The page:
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Maximum ground reaction force in relation to tibial bone mass in children and adults


Anliker, E; Rawer, R; Boutellier, U; Toigo, M (2011). Maximum ground reaction force in relation to tibial bone mass in children and adults. Medicine and Science in Sports and Exercise, 43(11):2102-2109.

Abstract

PURPOSE:: To assess maximum voluntary forefoot ground reaction force (Fm1LH) during multiple one-legged hopping (m1LH, a new jumping maneuver) and to determine the correlation between tibial volumetric bone mineral content (vBMC, a valid surrogate of bone strength) and Fm1LH. METHODS:: One hundred and eighty-five females (8-82 years old) and 138 males (8-71 years old) performed m1LH to measure Fm1LH acting on the forefoot during landing. Peripheral quantitative computed tomography (pQCT) scans were obtained to assess vBMC at 4, 14, 38 and 66% tibia length and calf muscle cross-sectional area (Ar.muscle) at the 66%-site. RESULTS:: In all 323 participants, Fm1LH corresponded to 3-3.5 times body weight, and Fm1LH predicted vBMC14% by 84.0% (P < 0.001). vBMC14% was better correlated with Fm1LH than with Ar.muscle in both males (R = 0.841 vs. R = 0.724) and females (R = 0.765 vs. R = 0.597). Fm1LH and vBMC14% both increased during growth and afterwards remained constant or decreased with age, but never increased above the values reached at the end of puberty. Fm1LH decreased by 23.6% between 21-30 and 61-82 years in females and by 14.0% between 31-40 and 51-71 years in males. vBMC14% decreased by 13.7% in females between 21-30 and 61-82 years but remained unchanged in adult males. CONCLUSIONS:: m1LH yields the highest (i.e. maximum) ground reaction force relative to other jumping maneuvers. Since bone strength is strongly governed by maximum muscle force, the concurrent assessment of pQCT-derived bone strength and Fm1LH might represent a new approach for the operational evaluation of musculoskeletal health.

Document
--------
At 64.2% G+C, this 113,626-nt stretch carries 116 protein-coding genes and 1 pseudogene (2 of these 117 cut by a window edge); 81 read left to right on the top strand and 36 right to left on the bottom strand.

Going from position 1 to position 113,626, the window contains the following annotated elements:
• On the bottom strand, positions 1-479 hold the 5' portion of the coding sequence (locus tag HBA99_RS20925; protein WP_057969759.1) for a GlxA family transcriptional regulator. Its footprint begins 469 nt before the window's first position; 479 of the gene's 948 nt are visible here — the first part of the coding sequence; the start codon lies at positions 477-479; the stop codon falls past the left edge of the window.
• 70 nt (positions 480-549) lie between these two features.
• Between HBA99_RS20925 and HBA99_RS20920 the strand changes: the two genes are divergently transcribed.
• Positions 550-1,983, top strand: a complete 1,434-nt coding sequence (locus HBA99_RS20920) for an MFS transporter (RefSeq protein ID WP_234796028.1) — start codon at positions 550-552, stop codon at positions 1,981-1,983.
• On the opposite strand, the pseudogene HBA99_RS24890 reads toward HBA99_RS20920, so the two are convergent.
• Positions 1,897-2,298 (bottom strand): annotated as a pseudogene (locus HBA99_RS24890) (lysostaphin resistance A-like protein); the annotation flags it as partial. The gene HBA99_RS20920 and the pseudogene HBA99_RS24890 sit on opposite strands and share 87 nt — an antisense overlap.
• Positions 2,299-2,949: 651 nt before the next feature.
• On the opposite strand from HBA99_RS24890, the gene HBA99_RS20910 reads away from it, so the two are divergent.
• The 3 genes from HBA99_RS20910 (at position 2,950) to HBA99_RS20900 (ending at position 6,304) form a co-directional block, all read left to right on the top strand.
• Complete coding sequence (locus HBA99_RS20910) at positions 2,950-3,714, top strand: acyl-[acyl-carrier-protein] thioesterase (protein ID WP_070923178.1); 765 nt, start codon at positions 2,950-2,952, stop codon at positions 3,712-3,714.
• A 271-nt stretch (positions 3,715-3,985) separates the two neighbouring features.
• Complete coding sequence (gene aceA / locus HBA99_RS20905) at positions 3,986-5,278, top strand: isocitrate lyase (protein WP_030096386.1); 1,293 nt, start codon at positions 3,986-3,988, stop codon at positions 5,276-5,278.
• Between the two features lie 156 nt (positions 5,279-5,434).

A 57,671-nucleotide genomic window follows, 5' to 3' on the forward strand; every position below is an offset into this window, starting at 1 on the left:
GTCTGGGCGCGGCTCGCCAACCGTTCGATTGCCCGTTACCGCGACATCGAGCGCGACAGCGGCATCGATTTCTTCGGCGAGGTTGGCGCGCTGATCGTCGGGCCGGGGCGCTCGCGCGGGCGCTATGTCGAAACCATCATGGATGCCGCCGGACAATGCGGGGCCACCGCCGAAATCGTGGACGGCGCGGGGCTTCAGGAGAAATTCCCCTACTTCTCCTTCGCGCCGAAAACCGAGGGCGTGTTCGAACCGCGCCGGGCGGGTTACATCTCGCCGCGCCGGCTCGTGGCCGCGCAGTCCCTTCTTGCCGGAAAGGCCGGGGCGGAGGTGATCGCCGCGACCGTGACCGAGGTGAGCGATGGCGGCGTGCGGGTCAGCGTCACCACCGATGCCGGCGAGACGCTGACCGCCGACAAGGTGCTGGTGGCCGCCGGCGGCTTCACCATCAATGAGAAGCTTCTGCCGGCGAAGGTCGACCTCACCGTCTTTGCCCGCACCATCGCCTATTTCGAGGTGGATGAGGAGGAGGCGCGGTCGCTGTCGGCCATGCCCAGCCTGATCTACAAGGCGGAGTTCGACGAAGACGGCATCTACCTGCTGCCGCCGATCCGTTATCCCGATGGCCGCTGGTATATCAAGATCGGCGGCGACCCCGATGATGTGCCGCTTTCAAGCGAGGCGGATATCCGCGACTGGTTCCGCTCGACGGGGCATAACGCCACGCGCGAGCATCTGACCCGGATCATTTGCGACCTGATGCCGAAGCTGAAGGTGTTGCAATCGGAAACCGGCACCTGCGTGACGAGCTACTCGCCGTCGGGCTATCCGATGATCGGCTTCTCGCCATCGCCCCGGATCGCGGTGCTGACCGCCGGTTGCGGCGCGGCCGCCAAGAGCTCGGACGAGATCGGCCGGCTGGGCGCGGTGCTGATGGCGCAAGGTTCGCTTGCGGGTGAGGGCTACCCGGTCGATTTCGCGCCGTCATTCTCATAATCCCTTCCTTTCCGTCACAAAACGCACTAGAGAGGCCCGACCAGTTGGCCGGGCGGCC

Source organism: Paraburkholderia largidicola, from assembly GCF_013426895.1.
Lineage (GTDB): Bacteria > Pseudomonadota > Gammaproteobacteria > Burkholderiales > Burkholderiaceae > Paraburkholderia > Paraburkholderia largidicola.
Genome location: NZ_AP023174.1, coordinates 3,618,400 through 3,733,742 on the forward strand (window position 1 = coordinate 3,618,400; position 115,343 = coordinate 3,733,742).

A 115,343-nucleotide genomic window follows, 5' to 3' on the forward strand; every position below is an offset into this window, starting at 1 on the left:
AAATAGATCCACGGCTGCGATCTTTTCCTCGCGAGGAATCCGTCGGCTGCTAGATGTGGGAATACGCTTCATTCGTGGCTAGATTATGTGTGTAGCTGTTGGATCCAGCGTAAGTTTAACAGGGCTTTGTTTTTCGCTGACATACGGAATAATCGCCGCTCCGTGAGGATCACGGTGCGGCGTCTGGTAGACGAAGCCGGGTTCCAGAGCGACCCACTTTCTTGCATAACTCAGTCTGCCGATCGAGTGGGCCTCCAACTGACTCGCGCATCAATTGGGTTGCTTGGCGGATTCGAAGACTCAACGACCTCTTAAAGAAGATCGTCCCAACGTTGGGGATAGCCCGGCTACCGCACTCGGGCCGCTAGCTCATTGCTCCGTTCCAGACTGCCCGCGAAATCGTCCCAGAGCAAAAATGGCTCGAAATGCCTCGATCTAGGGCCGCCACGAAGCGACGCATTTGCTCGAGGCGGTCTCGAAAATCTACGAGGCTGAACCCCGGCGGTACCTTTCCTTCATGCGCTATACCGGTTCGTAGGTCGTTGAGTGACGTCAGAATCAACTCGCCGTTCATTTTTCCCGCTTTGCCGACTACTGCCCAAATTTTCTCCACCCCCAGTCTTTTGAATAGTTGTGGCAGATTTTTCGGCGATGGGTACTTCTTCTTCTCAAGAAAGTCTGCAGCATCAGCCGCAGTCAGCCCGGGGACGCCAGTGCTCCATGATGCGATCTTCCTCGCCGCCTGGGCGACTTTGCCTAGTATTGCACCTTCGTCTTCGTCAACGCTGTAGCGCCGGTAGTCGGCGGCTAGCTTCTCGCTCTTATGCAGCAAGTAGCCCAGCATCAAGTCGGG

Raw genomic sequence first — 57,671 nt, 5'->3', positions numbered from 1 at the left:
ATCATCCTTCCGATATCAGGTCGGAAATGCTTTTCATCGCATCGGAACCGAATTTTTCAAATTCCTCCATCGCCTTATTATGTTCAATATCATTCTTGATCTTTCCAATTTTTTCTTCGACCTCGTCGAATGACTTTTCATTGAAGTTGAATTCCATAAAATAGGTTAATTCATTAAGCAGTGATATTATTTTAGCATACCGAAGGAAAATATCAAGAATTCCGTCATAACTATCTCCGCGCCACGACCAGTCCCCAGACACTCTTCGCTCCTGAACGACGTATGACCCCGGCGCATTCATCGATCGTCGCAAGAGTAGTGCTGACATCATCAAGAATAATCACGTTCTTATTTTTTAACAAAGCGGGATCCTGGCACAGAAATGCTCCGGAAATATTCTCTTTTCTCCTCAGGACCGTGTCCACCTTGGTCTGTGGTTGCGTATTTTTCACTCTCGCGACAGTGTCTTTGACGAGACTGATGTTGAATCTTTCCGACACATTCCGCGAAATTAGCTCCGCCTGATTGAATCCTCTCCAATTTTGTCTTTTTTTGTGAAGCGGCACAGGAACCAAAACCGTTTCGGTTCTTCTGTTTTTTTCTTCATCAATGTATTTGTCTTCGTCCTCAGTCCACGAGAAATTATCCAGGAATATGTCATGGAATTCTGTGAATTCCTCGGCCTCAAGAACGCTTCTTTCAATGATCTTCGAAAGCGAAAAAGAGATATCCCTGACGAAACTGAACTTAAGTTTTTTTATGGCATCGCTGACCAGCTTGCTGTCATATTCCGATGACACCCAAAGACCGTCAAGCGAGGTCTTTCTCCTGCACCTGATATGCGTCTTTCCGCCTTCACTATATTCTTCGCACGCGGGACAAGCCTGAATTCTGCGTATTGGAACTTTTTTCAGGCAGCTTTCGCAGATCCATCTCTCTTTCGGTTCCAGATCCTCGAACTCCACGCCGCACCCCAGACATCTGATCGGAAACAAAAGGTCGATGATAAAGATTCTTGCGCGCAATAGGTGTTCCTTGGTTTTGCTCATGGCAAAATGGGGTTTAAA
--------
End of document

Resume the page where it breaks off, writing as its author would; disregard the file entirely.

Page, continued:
PURPOSE:: To assess maximum voluntary forefoot ground reaction force (Fm1LH) during multiple one-legged hopping (m1LH, a new jumping maneuver) and to determine the correlation between tibial volumetric bone mineral content (vBMC, a valid surrogate of bone strength) and Fm1LH. METHODS:: One hundred and eighty-five females (8-82 years old) and 138 males (8-71 years old) performed m1LH to measure Fm1LH acting on the forefoot during landing. Peripheral quantitative computed tomography (pQCT) scans were obtained to assess vBMC at 4, 14, 38 and 66% tibia length and calf muscle cross-sectional area (Ar.muscle) at the 66%-site. RESULTS:: In all 323 participants, Fm1LH corresponded to 3-3.5 times body weight, and Fm1LH predicted vBMC14% by 84.0% (P < 0.001). vBMC14% was better correlated with Fm1LH than with Ar.muscle in both males (R = 0.841 vs. R = 0.724) and females (R = 0.765 vs. R = 0.597). Fm1LH and vBMC14% both increased during growth and afterwards remained constant or decreased with age, but never increased above the values reached at the end of puberty. Fm1LH decreased by 23.6% between 21-30 and 61-82 years in females and by 14.0% between 31-40 and 51-71 years in males. vBMC14% decreased by 13.7% in females between 21-30 and 61-82 years but remained unchanged in adult males. CONCLUSIONS:: m1LH yields the highest (i.e. maximum) ground reaction force relative to other jumping maneuvers. Since bone strength is strongly governed by maximum muscle force, the concurrent assessment of pQCT-derived bone strength and Fm1LH might represent a new approach for the operational evaluation of musculoskeletal health.

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Additional indexing

Item Type:Journal Article, refereed, original work
Communities & Collections:04 Faculty of Medicine > Institute of Physiology
07 Faculty of Science > Institute of Physiology

04 Faculty of Medicine > Center for Integrative Human Physiology
Dewey Decimal Classification:570 Life sciences; biology
610 Medicine & health
Language:English
Date:2011
Deposited On:12 May 2011 12:08
Last Modified:05 Apr 2016 14:54
Publisher:Lippincott Wiliams & Wilkins
ISSN:0195-9131
Additional Information:This is a non-final version of an article published in final form in Medicine and Science in Sports and Exercise.
Publisher DOI:10.1249/MSS.0b013e31821c4661
PubMed ID:21502901
Permanent URL: http://doi.org/10.5167/uzh-48042

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